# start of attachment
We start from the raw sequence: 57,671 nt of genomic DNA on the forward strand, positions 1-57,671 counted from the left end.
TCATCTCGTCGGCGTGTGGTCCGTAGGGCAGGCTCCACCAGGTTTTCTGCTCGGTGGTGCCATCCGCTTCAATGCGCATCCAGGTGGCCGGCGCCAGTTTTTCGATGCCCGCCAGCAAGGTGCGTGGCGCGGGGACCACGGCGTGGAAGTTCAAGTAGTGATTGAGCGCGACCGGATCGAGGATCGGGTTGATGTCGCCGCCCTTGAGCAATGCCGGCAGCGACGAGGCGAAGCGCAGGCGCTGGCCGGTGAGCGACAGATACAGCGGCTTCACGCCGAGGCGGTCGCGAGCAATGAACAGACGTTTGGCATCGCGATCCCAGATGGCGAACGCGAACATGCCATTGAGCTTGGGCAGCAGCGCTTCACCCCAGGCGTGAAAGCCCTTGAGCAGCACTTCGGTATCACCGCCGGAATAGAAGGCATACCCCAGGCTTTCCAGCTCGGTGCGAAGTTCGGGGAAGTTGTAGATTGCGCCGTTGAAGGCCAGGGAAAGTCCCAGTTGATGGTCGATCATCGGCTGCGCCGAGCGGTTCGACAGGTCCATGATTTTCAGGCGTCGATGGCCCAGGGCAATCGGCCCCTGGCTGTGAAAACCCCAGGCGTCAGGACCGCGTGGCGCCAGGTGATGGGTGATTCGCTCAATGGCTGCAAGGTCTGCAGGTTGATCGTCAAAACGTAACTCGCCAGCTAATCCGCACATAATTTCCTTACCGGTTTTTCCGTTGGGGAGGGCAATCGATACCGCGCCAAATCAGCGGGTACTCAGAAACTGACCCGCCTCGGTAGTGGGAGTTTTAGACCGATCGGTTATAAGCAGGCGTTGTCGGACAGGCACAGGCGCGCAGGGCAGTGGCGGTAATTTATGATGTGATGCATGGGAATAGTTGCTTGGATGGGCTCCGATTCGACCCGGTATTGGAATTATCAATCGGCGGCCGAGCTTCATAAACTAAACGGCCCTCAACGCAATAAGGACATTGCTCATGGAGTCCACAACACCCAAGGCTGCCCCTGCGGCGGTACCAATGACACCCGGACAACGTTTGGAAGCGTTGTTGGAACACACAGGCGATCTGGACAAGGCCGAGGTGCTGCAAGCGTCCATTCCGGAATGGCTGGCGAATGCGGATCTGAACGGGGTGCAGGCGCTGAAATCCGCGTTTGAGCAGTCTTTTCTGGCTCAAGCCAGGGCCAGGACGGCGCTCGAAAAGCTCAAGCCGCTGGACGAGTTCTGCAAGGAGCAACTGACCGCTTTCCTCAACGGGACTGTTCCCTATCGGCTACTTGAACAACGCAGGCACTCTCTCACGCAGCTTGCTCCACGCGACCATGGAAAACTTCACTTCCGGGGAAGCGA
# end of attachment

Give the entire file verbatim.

We start from the raw sequence: 57,671 nt of genomic DNA on the forward strand, positions 1-57,671 counted from the left end.
TCATCTCGTCGGCGTGTGGTCCGTAGGGCAGGCTCCACCAGGTTTTCTGCTCGGTGGTGCCATCCGCTTCAATGCGCATCCAGGTGGCCGGCGCCAGTTTTTCGATGCCCGCCAGCAAGGTGCGTGGCGCGGGGACCACGGCGTGGAAGTTCAAGTAGTGATTGAGCGCGACCGGATCGAGGATCGGGTTGATGTCGCCGCCCTTGAGCAATGCCGGCAGCGACGAGGCGAAGCGCAGGCGCTGGCCGGTGAGCGACAGATACAGCGGCTTCACGCCGAGGCGGTCGCGAGCAATGAACAGACGTTTGGCATCGCGATCCCAGATGGCGAACGCGAACATGCCATTGAGCTTGGGCAGCAGCGCTTCACCCCAGGCGTGAAAGCCCTTGAGCAGCACTTCGGTATCACCGCCGGAATAGAAGGCATACCCCAGGCTTTCCAGCTCGGTGCGAAGTTCGGGGAAGTTGTAGATTGCGCCGTTGAAGGCCAGGGAAAGTCCCAGTTGATGGTCGATCATCGGCTGCGCCGAGCGGTTCGACAGGTCCATGATTTTCAGGCGTCGATGGCCCAGGGCAATCGGCCCCTGGCTGTGAAAACCCCAGGCGTCAGGACCGCGTGGCGCCAGGTGATGGGTGATTCGCTCAATGGCTGCAAGGTCTGCAGGTTGATCGTCAAAACGTAACTCGCCAGCTAATCCGCACATAATTTCCTTACCGGTTTTTCCGTTGGGGAGGGCAATCGATACCGCGCCAAATCAGCGGGTACTCAGAAACTGACCCGCCTCGGTAGTGGGAGTTTTAGACCGATCGGTTATAAGCAGGCGTTGTCGGACAGGCACAGGCGCGCAGGGCAGTGGCGGTAATTTATGATGTGATGCATGGGAATAGTTGCTTGGATGGGCTCCGATTCGACCCGGTATTGGAATTATCAATCGGCGGCCGAGCTTCATAAACTAAACGGCCCTCAACGCAATAAGGACATTGCTCATGGAGTCCACAACACCCAAGGCTGCCCCTGCGGCGGTACCAATGACACCCGGACAACGTTTGGAAGCGTTGTTGGAACACACAGGCGATCTGGACAAGGCCGAGGTGCTGCAAGCGTCCATTCCGGAATGGCTGGCGAATGCGGATCTGAACGGGGTGCAGGCGCTGAAATCCGCGTTTGAGCAGTCTTTTCTGGCTCAAGCCAGGGCCAGGACGGCGCTCGAAAAGCTCAAGCCGCTGGACGAGTTCTGCAAGGAGCAACTGACCGCTTTCCTCAACGGGACTGTTCCCTATCGGCTACTTGAACAACGCAGGCACTCTCTCACGCAGCTTGCTCCACGCGACCATGGAAAACTTCACTTCCGGGGAAGCGA